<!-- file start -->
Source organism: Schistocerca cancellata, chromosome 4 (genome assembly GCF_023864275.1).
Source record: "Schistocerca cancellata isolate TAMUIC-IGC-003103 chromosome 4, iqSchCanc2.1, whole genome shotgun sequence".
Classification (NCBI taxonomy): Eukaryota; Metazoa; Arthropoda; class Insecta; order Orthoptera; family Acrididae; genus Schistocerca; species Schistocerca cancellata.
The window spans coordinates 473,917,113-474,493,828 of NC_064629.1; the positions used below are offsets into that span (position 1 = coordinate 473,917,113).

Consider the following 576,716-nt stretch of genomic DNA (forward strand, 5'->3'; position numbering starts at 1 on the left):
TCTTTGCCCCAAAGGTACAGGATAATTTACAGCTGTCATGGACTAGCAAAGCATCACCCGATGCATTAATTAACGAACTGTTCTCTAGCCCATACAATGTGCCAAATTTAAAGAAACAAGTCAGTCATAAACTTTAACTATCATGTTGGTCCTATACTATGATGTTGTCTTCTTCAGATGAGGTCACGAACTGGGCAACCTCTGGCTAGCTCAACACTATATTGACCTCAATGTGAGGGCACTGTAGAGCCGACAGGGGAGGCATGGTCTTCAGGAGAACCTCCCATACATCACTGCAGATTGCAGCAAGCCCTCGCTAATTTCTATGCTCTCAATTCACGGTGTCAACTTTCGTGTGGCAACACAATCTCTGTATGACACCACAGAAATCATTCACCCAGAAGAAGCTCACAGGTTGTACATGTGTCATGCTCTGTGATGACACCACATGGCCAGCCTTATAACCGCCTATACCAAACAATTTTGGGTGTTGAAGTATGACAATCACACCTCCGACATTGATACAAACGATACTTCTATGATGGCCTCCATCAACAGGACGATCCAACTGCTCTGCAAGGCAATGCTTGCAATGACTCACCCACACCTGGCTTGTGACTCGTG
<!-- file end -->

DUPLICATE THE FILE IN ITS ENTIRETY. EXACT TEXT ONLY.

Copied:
Source organism: Schistocerca cancellata, chromosome 4 (genome assembly GCF_023864275.1).
Source record: "Schistocerca cancellata isolate TAMUIC-IGC-003103 chromosome 4, iqSchCanc2.1, whole genome shotgun sequence".
Classification (NCBI taxonomy): Eukaryota; Metazoa; Arthropoda; class Insecta; order Orthoptera; family Acrididae; genus Schistocerca; species Schistocerca cancellata.
The window spans coordinates 473,917,113-474,493,828 of NC_064629.1; the positions used below are offsets into that span (position 1 = coordinate 473,917,113).

Consider the following 576,716-nt stretch of genomic DNA (forward strand, 5'->3'; position numbering starts at 1 on the left):
TCTTTGCCCCAAAGGTACAGGATAATTTACAGCTGTCATGGACTAGCAAAGCATCACCCGATGCATTAATTAACGAACTGTTCTCTAGCCCATACAATGTGCCAAATTTAAAGAAACAAGTCAGTCATAAACTTTAACTATCATGTTGGTCCTATACTATGATGTTGTCTTCTTCAGATGAGGTCACGAACTGGGCAACCTCTGGCTAGCTCAACACTATATTGACCTCAATGTGAGGGCACTGTAGAGCCGACAGGGGAGGCATGGTCTTCAGGAGAACCTCCCATACATCACTGCAGATTGCAGCAAGCCCTCGCTAATTTCTATGCTCTCAATTCACGGTGTCAACTTTCGTGTGGCAACACAATCTCTGTATGACACCACAGAAATCATTCACCCAGAAGAAGCTCACAGGTTGTACATGTGTCATGCTCTGTGATGACACCACATGGCCAGCCTTATAACCGCCTATACCAAACAATTTTGGGTGTTGAAGTATGACAATCACACCTCCGACATTGATACAAACGATACTTCTATGATGGCCTCCATCAACAGGACGATCCAACTGCTCTGCAAGGCAATGCTTGCAATGACTCACCCACACCTGGCTTGTGACTCGTG